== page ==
A scoping review of peer-reviewed and grey literature was conducted and attributes of food literacy identified. Subjects included in the search were high-risk groups. Eligible articles were limited to research from Canada, USA, the UK, Australia and New Zealand.
The search identified nineteen peer-reviewed and thirty grey literature sources. Fifteen identified food literacy attributes were organized into five categories. Food and Nutrition Knowledge informs decisions about intake and distinguishing between ‘healthy’ and ‘unhealthy’ foods. Food Skills focuses on techniques of food purchasing, preparation, handling and storage. Self-Efficacy and Confidence represent one’s capacity to perform successfully in specific situations. Ecologic refers to beyond self and the interaction of macro- and microsystems with food decisions and behaviours. Food Decisions reflects the application of knowledge, information and skills to make food choices. These interdependent attributes are depicted in a proposed conceptual model.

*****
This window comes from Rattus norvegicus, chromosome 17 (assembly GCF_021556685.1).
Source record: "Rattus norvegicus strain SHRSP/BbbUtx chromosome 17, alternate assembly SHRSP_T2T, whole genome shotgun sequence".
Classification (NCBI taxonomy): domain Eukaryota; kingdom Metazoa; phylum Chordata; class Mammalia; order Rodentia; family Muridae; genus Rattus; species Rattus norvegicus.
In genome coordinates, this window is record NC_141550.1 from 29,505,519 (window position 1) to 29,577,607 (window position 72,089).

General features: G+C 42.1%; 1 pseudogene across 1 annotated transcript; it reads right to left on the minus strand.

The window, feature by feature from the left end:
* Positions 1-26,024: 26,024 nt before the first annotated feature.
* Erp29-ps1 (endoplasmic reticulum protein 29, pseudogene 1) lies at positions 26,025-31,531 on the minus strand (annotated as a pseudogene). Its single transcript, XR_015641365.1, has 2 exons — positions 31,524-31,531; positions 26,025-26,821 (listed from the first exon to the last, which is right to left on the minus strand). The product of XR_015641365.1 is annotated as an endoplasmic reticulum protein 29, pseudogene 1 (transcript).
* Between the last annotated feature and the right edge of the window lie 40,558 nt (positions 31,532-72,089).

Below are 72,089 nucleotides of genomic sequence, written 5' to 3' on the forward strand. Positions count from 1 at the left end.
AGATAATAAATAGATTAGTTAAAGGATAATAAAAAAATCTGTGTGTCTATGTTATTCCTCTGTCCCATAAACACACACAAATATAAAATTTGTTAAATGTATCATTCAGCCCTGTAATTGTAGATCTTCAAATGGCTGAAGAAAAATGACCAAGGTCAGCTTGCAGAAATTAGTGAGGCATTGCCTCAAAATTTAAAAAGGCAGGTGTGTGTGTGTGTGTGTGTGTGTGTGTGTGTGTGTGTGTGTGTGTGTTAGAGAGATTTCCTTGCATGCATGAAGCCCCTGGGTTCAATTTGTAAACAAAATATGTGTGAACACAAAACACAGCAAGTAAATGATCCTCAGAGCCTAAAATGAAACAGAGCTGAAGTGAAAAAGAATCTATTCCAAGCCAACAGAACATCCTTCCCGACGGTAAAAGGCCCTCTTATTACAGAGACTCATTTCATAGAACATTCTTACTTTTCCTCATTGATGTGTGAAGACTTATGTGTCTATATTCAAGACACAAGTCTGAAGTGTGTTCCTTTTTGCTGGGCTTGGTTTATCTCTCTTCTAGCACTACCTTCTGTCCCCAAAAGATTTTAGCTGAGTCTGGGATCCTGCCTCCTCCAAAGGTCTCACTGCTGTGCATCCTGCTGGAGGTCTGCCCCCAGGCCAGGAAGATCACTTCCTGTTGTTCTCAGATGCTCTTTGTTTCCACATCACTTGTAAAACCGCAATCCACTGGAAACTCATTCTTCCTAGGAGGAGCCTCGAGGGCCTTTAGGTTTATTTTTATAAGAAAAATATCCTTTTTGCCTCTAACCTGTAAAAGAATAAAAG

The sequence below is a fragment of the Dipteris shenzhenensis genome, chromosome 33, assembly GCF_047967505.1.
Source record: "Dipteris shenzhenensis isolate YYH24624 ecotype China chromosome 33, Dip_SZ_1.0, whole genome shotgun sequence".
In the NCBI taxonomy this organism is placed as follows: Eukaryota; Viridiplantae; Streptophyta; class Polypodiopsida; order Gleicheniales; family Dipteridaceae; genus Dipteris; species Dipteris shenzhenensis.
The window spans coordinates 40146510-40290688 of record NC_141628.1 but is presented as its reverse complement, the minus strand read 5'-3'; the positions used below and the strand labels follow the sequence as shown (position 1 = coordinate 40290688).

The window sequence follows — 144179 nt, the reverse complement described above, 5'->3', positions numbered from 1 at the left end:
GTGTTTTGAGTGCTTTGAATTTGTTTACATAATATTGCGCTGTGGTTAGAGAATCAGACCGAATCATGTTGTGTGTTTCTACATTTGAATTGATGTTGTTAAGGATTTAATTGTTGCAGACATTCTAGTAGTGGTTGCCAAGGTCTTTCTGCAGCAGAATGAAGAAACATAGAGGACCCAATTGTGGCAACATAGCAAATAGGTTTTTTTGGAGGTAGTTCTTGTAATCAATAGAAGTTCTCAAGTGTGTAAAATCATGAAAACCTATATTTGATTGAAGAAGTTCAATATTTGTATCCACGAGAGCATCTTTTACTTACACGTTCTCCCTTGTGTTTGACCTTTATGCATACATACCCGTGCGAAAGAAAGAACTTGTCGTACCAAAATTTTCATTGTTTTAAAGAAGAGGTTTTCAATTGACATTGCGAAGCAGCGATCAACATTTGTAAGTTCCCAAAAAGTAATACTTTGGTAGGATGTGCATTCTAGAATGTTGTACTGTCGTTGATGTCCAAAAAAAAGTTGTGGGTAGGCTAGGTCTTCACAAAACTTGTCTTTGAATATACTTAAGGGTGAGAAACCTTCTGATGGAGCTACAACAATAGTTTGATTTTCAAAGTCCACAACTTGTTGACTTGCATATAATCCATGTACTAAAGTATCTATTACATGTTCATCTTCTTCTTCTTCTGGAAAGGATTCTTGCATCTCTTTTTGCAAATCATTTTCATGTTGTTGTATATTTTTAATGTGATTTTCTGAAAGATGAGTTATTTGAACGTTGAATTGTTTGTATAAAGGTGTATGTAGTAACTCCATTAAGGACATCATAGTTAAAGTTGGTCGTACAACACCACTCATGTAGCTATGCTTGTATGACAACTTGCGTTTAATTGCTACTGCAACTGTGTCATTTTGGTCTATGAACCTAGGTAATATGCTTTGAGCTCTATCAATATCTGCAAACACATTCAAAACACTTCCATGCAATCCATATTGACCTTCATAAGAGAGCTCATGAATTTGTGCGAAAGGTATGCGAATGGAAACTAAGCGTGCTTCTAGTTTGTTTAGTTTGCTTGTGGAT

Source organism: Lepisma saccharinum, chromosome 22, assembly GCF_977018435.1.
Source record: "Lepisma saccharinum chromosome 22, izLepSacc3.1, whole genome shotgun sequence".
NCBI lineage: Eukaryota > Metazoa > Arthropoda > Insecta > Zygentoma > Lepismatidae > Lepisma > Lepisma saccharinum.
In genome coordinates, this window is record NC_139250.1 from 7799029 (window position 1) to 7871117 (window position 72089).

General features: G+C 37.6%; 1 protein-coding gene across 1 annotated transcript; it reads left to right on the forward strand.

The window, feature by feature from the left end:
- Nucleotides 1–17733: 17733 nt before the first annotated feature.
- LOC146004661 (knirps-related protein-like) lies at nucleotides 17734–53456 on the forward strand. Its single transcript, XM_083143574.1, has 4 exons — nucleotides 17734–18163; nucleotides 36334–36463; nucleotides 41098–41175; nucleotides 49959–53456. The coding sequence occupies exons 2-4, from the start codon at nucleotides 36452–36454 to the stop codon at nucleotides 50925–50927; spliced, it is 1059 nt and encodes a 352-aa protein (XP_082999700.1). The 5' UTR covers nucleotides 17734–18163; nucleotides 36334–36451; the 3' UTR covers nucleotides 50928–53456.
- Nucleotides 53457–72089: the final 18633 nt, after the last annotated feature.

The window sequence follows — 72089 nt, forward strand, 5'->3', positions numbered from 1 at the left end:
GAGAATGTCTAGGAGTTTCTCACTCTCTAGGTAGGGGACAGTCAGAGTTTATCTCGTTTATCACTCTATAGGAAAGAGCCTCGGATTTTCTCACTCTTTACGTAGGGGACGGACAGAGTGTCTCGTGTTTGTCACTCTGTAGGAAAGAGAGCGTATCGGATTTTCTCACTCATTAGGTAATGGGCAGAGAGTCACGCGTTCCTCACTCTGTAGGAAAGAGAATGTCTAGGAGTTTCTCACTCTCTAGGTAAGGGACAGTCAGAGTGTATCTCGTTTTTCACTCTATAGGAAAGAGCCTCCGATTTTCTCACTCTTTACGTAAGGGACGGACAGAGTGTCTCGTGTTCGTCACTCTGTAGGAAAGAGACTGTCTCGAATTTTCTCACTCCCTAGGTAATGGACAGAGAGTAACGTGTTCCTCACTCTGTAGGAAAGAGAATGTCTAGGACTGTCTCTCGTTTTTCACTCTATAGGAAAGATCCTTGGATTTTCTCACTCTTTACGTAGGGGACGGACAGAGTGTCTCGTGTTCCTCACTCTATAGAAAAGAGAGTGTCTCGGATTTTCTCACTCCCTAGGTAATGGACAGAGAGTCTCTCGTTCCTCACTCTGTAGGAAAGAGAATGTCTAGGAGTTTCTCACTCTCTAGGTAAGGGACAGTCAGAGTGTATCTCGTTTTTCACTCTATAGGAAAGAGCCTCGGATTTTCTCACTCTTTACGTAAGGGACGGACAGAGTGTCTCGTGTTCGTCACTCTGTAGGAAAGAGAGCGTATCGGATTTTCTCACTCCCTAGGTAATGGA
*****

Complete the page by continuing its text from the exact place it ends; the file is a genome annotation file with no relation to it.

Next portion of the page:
The lack of evaluated tools inhibits the ability to assess and monitor food literacy; tailor, target and evaluate programmes; identify gaps in programming; engage in advocacy; and allocate resources. The present scoping review provides the foundation for the development of a food literacy measurement tool to address these gaps.